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Cancer Health Center

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Genetics of Colorectal Cancer (PDQ®): Genetics - Health Professional Information [NCI] - Major Genetic Syndromes

Table 10. Clinical Practice Guidelines for Colon Surveillance of BiallelicMYH-Associated Polyposis (MAP) continued...

Revised Bethesda Guidelines (2004)*:

  1. CRC diagnosed in an individual younger than 50 years.
  2. Presence of synchronous, metachronous colorectal, or other LS-associated tumors.**
  3. CRC with MSI-H pathologic associated features diagnosed in an individual younger than 60 years. Presence of tumor-infiltrating lymphocytes, Crohn-like lymphocytic reaction, mucinous/signet-ring differentiation, or medullary growth pattern.
  4. CRC or LS-associated tumor** diagnosed in at least one first-degree relative younger than 50 years.
  5. CRC or LS-associated tumor** diagnosed at any age in two first-degree or second-degree relatives.

*One criterion must be met to consider the tumor for MSI testing.

**LS-associated tumors include colorectal, endometrial, stomach, ovarian, pancreatic, ureter and renal pelvis, biliary tract, and brain tumors; sebaceous gland adenomas and keratoacanthomas in Muir-Torre syndrome; and carcinoma of the small bowel.[260,261] Data from the Cancer Family Registry suggest that breast and prostate cancers may also be considered in the spectrum of LS-associated tumors.[250]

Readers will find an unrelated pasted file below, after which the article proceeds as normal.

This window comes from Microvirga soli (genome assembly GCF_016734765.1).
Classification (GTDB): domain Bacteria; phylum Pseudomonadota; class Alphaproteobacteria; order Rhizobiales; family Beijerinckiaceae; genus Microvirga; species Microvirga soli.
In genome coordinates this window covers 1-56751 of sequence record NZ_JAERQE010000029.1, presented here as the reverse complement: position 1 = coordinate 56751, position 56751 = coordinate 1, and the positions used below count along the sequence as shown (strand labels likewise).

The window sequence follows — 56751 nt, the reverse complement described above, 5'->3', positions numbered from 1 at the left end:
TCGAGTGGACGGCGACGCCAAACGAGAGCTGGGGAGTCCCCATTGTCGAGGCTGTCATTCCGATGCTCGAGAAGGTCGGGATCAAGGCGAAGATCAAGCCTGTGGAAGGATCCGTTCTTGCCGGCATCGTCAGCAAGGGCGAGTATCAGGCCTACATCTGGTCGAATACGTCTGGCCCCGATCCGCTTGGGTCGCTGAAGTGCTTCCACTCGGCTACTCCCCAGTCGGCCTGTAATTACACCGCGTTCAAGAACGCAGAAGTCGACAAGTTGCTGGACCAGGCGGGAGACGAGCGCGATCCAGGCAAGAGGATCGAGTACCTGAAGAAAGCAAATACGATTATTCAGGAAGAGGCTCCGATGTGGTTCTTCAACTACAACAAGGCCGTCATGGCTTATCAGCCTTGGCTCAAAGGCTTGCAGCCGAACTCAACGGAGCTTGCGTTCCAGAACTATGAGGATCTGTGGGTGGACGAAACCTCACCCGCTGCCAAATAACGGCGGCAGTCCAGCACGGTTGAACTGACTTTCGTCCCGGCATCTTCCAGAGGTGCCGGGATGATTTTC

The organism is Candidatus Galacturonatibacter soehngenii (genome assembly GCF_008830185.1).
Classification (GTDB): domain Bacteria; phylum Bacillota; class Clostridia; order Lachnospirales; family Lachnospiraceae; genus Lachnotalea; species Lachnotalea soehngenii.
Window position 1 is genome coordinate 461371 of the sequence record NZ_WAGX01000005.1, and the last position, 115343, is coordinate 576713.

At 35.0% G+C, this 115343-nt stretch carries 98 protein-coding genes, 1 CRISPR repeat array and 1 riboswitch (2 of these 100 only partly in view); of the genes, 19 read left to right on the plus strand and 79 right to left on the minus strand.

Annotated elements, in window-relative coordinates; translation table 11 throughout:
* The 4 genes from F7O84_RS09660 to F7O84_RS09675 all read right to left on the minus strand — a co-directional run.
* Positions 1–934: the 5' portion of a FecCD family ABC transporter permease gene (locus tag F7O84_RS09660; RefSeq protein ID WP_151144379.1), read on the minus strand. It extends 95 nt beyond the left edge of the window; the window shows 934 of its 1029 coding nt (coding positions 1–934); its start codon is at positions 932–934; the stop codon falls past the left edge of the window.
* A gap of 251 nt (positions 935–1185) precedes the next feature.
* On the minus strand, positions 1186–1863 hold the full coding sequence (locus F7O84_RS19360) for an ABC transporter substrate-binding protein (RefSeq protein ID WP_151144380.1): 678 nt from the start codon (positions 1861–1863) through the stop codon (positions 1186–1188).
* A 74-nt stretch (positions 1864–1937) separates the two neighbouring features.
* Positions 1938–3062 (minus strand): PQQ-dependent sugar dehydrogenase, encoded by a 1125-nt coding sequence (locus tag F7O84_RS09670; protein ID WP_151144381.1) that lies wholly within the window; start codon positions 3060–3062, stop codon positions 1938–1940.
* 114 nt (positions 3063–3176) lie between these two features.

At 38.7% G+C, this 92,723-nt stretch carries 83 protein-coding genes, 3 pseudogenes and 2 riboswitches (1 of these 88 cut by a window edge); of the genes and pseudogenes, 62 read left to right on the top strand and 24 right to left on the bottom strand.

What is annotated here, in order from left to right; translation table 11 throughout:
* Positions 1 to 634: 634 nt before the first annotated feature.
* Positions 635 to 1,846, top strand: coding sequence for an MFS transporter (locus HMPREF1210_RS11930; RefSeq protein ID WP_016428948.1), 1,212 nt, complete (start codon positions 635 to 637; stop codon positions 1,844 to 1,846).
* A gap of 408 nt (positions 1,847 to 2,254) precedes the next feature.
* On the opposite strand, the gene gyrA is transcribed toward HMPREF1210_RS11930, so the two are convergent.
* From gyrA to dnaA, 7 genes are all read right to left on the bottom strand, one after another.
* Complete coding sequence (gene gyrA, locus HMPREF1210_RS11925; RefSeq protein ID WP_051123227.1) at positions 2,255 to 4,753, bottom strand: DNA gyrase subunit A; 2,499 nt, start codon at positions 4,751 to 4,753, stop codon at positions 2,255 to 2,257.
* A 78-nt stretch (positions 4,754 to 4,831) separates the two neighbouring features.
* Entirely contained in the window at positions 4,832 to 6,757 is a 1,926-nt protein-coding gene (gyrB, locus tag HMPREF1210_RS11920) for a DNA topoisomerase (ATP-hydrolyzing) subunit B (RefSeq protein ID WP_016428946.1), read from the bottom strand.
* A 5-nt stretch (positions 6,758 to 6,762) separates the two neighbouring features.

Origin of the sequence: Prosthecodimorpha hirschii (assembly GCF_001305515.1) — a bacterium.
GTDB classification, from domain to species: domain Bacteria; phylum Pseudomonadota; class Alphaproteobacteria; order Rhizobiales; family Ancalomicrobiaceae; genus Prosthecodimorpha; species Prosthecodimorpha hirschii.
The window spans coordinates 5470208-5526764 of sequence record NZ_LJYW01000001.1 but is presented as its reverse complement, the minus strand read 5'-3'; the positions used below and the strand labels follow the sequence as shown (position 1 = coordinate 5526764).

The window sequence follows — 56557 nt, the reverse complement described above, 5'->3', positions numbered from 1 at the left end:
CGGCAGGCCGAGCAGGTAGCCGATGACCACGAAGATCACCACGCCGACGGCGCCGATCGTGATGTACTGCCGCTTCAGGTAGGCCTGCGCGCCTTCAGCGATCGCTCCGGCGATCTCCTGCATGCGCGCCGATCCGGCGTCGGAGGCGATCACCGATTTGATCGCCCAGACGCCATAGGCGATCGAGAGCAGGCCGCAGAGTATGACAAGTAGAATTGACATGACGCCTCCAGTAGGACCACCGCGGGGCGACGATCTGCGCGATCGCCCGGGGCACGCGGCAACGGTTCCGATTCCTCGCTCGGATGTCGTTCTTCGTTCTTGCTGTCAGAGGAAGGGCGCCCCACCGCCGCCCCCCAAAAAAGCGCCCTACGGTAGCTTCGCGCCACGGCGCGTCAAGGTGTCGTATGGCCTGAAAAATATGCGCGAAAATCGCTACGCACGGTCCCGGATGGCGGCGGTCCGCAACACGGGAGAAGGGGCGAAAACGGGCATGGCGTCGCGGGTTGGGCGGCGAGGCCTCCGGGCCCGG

Research has included CRC families who do not meet Amsterdam criteria for LS and/or in whom the colorectal tumors are MSS. A number of these families have been found to have mutations in MSH6.[262,263,264,265,266] While the clinical significance and implications of these findings are not clear, these observations suggest that germline mutations in MSH6 may predispose to late-onset familial CRCs that do not meet Amsterdam criteria for LS and tumors that might not necessarily display MSI.

Currently, there is a move toward universal testing of colorectal and endometrial tumors. (Refer to the Diagnostic strategies for all individuals diagnosed with CRC [universal testing] section for more information.)

Genetic/molecular testing for LS

Genetic risk assessment of LS generally considers the cancer family history and age at diagnosis of CRC and/or other LS-associated cancers in the patient. Studies of gene testing using DNA sequencing in suspected LS probands from a cancer risk assessment clinical setting found that approximately 25% test positive for an informative MSH2 or MLH1 mutation, allowing genetically informed management strategies to be developed for the family.[267,268] Computer models analogous to BRCAPro predict the probability of a MMR gene mutation. PREMM1, PREMM2, PREMM6, and the MMRPro models are easy to use and have been validated.[269,270,271,272] Although these models can predict mutation even in the absence of MSI or IHC information, they can incorporate those data as available. All three computer prediction models take family history of endometrial cancer into account. The mutation detection rate is higher for patients with more striking family histories or with informative tumor testing.

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